A recent U.S. District Court, U.S. v. Halliburton, shook this concept and stressed that this mutual understanding, questioned in this case by the US Department of Justice, is not correct. The Halliburton Court proposes that, if the toll agreement does not expressly preserve the existing limitation periods of a PRP, the defence is dropped. The EPO has filed a lawsuit to cover sanitation costs against several companies, including QSA Global and NL Industries, responsible for contaminating hazardous landfills in Texas. The dispute concerned whether the limitation period had expired in accordance with CERCLA, which would exclude the EPO`s right to response costs. With respect to the breach of the toll agreement, the Tribunal then found that federal law regulated the absence of a federal law. The Tribunal rejected the idea that it is not possible to waive the protection of CERCLA contributions and concluded that, according to CERCLA, the waiver “is governed by dependent federal provisions”*15.
Referring to cases concerning private indemnification agreements and cost allocation, the Tribunal stated that there was “no reason to treat the waiver of Section 9613(f)(2) differently from the award referred to in Section 9607(e), since both parties include the private allocation of costs by contract.”*17 Under Nebraska law, which defines waiver as “wilful waiver or waiver of a known right or privilege”*18, the Tribunal found that the toll agreement did not waive Union Pacific`s contribution protection. Even if the protection was known at the time of signing, since contribution protection is prescribed by law, Nebraska law requires that the waiver be “clear and unequivocal.” *21. The Tribunal found that there was no offence “because nothing in the toll agreement prevented UP from obtaining protection under the law.”*22 Prior to the signing of the agreement, the United States requested mediation in the FOIA dispute. The toll agreement did not cover management by Union Pacific. Asarco nevertheless concluded the agreement. The mediation was successful and resulted in a complaint from CERCLA and an approval decree that resulted in the settlement and rejection of the FOIA dispute. Asarco did not comment on the Federal Registry`s communication on the transaction and ultimately did not attempt to intervene in the CERCLA case. On the contrary, after the approval of the Union Pacific approval decree, Asarco sued for violating the toll agreement. The case was dismissed at Union Pacific`s request to F.R.C.P. 12 (b) (6).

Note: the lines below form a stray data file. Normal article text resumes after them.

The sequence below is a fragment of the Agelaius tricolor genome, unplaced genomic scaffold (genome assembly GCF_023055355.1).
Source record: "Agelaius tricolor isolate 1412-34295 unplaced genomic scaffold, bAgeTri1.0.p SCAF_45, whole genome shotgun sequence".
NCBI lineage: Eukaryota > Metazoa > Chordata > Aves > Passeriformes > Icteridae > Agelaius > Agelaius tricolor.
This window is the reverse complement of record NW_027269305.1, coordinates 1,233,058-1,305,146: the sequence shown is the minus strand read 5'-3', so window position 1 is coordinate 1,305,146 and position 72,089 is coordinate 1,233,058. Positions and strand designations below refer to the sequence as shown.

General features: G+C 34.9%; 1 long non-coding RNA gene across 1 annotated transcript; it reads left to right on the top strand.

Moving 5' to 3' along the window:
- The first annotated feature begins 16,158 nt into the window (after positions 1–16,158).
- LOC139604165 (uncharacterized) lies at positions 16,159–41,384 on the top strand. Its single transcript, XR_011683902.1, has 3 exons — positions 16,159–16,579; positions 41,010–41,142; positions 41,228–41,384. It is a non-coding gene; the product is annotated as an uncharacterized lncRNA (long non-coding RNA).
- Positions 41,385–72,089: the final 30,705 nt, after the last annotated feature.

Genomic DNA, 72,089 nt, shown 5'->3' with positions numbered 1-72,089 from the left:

For the first time on appeal, Asarco raised an argument by Estoppel that sought to prevent union pacific from asserting contribution protection. The lesson is unclear: perhaps a clearer toll agreement, which explicitly refers to its alleged effects on ongoing EPA disputes, would have altered the outcome of this action, but perhaps not. In Asarco v. Union Pac. R.R. Co., 2014 U.S. App. LEXIS 15285 (8th Cir. . . .